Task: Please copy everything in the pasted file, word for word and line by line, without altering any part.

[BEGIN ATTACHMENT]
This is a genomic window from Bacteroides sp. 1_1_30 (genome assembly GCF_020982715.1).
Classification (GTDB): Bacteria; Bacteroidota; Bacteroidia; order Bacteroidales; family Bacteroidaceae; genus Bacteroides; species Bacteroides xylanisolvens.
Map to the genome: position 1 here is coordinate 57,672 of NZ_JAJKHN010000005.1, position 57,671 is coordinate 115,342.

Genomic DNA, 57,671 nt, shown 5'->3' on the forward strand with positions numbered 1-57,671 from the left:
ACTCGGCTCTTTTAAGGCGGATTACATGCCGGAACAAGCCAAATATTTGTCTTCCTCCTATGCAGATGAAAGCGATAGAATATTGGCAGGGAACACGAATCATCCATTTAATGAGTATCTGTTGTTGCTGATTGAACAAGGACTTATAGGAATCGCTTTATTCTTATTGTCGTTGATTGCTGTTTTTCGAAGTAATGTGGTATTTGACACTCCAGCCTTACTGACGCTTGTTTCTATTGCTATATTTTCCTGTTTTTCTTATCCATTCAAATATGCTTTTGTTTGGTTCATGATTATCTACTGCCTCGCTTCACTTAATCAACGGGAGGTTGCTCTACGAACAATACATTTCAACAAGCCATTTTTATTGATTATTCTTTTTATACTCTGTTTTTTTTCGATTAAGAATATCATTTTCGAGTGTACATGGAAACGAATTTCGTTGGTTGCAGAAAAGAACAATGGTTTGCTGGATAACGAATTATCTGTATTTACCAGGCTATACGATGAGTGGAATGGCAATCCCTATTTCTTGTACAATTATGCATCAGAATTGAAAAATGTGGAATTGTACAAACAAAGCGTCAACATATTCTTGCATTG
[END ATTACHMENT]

This is a genomic window from Bacteroides sp. 1_1_30 (genome assembly GCF_020982715.1).
Classification (GTDB): Bacteria; Bacteroidota; Bacteroidia; order Bacteroidales; family Bacteroidaceae; genus Bacteroides; species Bacteroides xylanisolvens.
Map to the genome: position 1 here is coordinate 57,672 of NZ_JAJKHN010000005.1, position 57,671 is coordinate 115,342.

Genomic DNA, 57,671 nt, shown 5'->3' on the forward strand with positions numbered 1-57,671 from the left:
ACTCGGCTCTTTTAAGGCGGATTACATGCCGGAACAAGCCAAATATTTGTCTTCCTCCTATGCAGATGAAAGCGATAGAATATTGGCAGGGAACACGAATCATCCATTTAATGAGTATCTGTTGTTGCTGATTGAACAAGGACTTATAGGAATCGCTTTATTCTTATTGTCGTTGATTGCTGTTTTTCGAAGTAATGTGGTATTTGACACTCCAGCCTTACTGACGCTTGTTTCTATTGCTATATTTTCCTGTTTTTCTTATCCATTCAAATATGCTTTTGTTTGGTTCATGATTATCTACTGCCTCGCTTCACTTAATCAACGGGAGGTTGCTCTACGAACAATACATTTCAACAAGCCATTTTTATTGATTATTCTTTTTATACTCTGTTTTTTTTCGATTAAGAATATCATTTTCGAGTGTACATGGAAACGAATTTCGTTGGTTGCAGAAAAGAACAATGGTTTGCTGGATAACGAATTATCTGTATTTACCAGGCTATACGATGAGTGGAATGGCAATCCCTATTTCTTGTACAATTATGCATCAGAATTGAAAAATGTGGAATTGTACAAACAAAGCGTCAACATATTCTTGCATTG